Consumers remain missing link in smart grid adoption

While smart grid technologies are falling into a place, a panel of technology and human behavior experts at SXSW Eco suggests consumers still fail to see the point of using them.
Written by Heather Clancy, Contributor

Updated to clarify Tendril adoption numbers.

AUSTIN, Texas - Before I begin this post, a question. How many of you reading this blog, provided you had the technology tools to do so, would actually take time out of your life to review and proactively manage your daily energy consumption? Yep, that's what I thought. While I wish it weren't so, I still believe there isn't much incentive for consumers to manage this information that closely. At least so far.

I'm not the only one who thinks that way, apparently. A panel during the inaugural SXSW Eco conference suggested that altering consumer behavior with respect to their energy consumption habits remains the single-biggest challenge to the rise of the smart grid -- that marvelous, much-wished-for intersection of information technology and the legacy electricity distribution system. Actually any legacy utility system, for that matter.

Brewster McCracken, executive director of the Pecan Street smart grid research project in Austin said data gathered during the state's historic heat wave in July and August offered vivid evidence that smart grid users will react the same way to extreme weather situations as traditional consumers.

During those hot months, energy usage between these two groups was virtually identical, he said. "Without feedback, people don't know the impact of their actions," McCracken said. And even when they can see that their energy consumption is rising, it turns out that pretty much everyone wants the air-conditioning on during scorching heat waves.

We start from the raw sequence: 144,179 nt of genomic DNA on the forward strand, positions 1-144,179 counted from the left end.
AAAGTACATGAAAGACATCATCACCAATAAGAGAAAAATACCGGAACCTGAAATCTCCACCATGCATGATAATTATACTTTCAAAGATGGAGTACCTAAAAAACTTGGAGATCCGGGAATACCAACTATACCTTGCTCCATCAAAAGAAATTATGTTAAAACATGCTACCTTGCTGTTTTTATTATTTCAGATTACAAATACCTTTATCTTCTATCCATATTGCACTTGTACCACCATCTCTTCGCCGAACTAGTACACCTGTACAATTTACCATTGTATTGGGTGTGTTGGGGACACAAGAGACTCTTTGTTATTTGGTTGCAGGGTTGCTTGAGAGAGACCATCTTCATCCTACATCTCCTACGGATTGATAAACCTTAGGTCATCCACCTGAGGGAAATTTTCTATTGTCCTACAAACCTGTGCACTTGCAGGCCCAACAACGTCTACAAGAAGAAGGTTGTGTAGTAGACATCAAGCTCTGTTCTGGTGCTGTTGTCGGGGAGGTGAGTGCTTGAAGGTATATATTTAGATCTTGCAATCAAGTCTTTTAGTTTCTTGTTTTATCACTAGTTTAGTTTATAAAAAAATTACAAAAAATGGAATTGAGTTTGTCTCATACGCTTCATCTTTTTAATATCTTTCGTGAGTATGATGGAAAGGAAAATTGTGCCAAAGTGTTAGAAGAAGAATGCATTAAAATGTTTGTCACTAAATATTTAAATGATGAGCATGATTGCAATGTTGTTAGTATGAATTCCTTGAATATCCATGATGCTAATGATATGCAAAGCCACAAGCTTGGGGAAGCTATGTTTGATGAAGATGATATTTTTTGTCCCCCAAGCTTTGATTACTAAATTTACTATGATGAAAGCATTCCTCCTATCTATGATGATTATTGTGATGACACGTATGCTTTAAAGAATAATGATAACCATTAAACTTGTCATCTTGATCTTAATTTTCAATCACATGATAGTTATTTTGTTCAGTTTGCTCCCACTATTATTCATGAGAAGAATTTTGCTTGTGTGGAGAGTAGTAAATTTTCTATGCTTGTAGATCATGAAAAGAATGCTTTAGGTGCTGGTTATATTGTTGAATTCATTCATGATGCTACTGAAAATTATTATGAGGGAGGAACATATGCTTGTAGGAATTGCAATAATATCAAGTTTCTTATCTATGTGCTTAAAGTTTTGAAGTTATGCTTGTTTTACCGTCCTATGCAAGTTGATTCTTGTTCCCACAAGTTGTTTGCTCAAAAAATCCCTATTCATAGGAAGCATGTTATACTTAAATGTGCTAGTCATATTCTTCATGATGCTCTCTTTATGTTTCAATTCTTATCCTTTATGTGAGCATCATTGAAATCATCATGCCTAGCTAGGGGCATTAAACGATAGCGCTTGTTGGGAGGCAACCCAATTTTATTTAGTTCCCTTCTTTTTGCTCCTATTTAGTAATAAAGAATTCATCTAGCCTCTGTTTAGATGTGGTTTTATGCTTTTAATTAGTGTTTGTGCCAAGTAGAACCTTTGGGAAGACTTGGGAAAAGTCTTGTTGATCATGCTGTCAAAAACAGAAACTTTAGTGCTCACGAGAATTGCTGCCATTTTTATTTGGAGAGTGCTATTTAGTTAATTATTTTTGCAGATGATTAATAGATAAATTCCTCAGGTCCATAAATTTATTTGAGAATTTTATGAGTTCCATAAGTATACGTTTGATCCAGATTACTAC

The Pecan Street project is centered on an Austin neighborhood that has volunteered to experiment with smart grid technologies.

The big difference in behavior between those using smart grid technology and their traditional Austin neighbors is where that electricity came from during the heat wave -- and this is where the potential of the smart grid shines.

McCracken reported that Pecan Street homeowners who had invested in solar panels opted to use them heavily during peak hours during that heat wave, in order to help alleviate some of the strain on the electricity distribution system. Those households switched to solar for 70 percent to 117 percent of the power they needed. So, even though they didn't change their habits by reducing electricity consumption, they were smarter about the generation source. Some even generated enough power to send it back to the grid and see a bit of a financial incentive.

There, I said it. Money. That is one surefire way to get people in the smart grid, especially during this economy. Michael Legatt, principal human factors engineer for Electricity Reliability Council of Texas, said the killer consumer application for the smart grid isn't just enhanced reliability it is the notion that you as an energy consumer would receive financial incentives for acting in a certain way when it comes to energy consumption. "The killer app may well be the wallet," he said.

Another key to getting people interested in home energy management will be to show them that energy and water consumption information can be useful for other applications, McCracken said.

Consider a scenario in which parents leave their teenage children home alone for an evening and receive an alert on their smartphone midway through the night altering them to a sudden spike in water usage (in the form of toilet flushes). Yes, those parents will know exactly how much water is used during the night, they might also now be wise to the fact that their teenagers did some unauthorized entertaining while they were out.

Adrian Tuck, CEO of Tendril, a technology company that hopes to serve as the integrating link between consumers, utilities and ecosystem partners such as appliance companies, said adoption has been accelerating. It took his company almost five years to penetrate 100,000 homes; Tendril's technology will reach close to 2.6 million households within six month, he said. "We hope this is the start of a wave that will roll out," he said. Smarter appliances based on Tendril's software could be on the market by the beginning of 2012, he said, which is another factor in making the smart grid easier.

Consumers by and large will not pay large upfront costs for home energy management nor are they likely to pay for ongoing services, Tuck said. The key lies in making it simple and seamless to use, he said.

Photo courtesy of Pecan Street

This post was originally published on Smartplanet.com

Editorial standards